Part of the reason we bid Benin so high was because of my amazing college semester abroad in Niger. I was studying anthropology and development and wanted an experience worlds different than anything I knew. I picked Niger because it was ranked the second least developed country in the world at the time, and there wasn’t a study abroad program in the poorest, Sierra Leone.
Yes, the poverty and also the heat made living tough, but I also had probably the best and happiest four months of my life to date there, and that was because of all the amazing people who welcomed me into their lives.
Though they’re neighbors, Niger and Benin have their differences. Niger has a much greater Muslim presence. Benin has beaches and a port. Benin has a more stable democracy and is a bit more developed. Still, I can’t help but think back to Niger when anticipating our upcoming move to Benin. I’m sure it will be an amazing experience, but I doubt it will be an amazing experience in the same way my semester abroad was. It simply can’t be.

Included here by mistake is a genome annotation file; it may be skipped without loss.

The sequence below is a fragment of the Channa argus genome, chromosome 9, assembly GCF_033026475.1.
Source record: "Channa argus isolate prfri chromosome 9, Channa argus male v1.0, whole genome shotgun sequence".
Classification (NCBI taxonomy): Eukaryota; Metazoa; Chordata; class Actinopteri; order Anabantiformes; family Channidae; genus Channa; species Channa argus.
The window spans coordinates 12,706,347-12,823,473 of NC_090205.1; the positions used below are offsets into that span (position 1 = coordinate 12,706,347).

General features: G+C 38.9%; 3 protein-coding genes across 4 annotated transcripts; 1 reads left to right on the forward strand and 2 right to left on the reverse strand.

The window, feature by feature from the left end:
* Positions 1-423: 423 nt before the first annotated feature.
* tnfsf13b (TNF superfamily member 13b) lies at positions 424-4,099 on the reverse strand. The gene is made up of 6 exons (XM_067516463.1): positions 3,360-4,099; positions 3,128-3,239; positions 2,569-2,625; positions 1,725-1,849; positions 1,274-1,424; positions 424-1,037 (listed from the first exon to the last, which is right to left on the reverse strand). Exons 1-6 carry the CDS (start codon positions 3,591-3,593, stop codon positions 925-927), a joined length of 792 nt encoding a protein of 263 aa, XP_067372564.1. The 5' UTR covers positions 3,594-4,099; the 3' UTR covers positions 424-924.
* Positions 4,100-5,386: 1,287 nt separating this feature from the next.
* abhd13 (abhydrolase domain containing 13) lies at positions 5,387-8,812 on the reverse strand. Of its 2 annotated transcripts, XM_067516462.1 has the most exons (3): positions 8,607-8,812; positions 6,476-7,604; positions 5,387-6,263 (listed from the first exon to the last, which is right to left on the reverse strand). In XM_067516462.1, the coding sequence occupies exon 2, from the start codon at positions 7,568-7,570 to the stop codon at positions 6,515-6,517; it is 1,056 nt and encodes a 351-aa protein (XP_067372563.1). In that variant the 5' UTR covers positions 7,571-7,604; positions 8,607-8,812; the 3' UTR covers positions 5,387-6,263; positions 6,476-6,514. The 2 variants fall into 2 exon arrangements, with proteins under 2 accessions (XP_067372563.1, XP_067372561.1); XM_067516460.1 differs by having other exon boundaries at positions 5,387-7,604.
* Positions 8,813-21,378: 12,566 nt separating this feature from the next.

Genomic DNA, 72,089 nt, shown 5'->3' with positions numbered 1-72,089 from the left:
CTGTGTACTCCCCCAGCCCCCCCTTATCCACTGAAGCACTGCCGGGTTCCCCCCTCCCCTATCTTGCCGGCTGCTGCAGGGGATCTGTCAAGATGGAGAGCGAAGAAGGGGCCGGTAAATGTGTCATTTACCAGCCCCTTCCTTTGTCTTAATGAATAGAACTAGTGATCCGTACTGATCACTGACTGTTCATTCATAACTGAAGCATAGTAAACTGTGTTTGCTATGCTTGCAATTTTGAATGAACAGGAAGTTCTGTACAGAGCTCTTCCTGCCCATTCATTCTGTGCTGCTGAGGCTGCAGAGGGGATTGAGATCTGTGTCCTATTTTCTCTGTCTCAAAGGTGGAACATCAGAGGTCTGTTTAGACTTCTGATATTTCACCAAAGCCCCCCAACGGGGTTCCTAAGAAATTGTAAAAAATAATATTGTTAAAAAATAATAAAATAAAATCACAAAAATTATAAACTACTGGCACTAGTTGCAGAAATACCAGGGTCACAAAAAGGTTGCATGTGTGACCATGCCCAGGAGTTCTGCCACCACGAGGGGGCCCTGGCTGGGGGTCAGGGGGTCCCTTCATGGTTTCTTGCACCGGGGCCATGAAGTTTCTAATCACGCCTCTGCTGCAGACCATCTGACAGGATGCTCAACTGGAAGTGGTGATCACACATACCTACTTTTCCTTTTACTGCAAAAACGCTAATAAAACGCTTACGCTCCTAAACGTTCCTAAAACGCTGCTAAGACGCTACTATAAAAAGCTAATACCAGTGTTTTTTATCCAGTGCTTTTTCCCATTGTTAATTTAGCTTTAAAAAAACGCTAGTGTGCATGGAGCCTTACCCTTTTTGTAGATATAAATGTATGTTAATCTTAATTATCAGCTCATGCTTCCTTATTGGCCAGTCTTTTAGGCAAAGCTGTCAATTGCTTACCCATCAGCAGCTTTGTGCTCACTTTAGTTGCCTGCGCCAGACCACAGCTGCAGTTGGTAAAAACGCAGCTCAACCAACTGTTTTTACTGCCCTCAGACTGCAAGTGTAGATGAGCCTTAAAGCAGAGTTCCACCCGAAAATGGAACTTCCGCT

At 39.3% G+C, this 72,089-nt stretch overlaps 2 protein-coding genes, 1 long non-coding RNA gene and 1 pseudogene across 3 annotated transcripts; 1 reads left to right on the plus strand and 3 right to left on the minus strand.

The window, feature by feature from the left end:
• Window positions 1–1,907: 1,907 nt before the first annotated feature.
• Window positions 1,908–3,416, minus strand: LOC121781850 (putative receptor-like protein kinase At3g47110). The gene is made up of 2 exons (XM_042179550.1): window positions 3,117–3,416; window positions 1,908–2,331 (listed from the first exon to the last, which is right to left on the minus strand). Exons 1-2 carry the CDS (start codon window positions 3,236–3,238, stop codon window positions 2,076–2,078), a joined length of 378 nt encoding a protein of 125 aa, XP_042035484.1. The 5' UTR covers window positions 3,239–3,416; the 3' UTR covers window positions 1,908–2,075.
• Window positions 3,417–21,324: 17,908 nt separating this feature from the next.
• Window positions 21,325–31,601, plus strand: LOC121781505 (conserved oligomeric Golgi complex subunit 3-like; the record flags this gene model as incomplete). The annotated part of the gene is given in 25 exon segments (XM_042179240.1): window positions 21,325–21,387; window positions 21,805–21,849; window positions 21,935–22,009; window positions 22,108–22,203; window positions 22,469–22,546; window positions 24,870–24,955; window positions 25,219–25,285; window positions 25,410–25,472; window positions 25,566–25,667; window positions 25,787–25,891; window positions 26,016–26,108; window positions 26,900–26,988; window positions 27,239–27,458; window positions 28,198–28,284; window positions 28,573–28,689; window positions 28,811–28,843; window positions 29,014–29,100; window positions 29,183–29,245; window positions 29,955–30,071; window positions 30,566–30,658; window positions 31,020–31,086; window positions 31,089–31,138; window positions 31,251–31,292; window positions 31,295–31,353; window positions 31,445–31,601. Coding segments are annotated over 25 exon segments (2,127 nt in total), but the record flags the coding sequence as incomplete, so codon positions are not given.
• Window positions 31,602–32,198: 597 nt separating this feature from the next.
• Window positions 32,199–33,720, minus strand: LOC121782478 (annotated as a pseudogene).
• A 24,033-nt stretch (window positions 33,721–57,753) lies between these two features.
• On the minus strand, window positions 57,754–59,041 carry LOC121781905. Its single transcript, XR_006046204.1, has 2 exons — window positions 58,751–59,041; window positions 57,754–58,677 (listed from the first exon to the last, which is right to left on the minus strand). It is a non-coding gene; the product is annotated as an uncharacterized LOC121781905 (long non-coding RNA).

I’m eight years older now, and I’m heading abroad in a much different context. I won’t have the luxury of entire days to sit around drinking tea and getting to know people. Still, on evenings and weekends, will it be possible to connect with Beninois in the same way I connected with Nigeriens? I hope so, but honestly I’m not sure.
I’ve heard from many others that by nature of being a diplomat in a relatively poor country and living a comparatively cushy life, it’s hard if not impossible to do. I’m speaking generally — not about Benin in particular. I’ve heard that locals don’t think they can relate to you and won’t give you a chance. If they do, you have to sort out whether they’re really interested in you or whether they just think of you as a gatekeeper to something they want (a visa, money for a sick relative, etc.).
Difficult as it may be to build real friendships with locals, I certainly intend to try.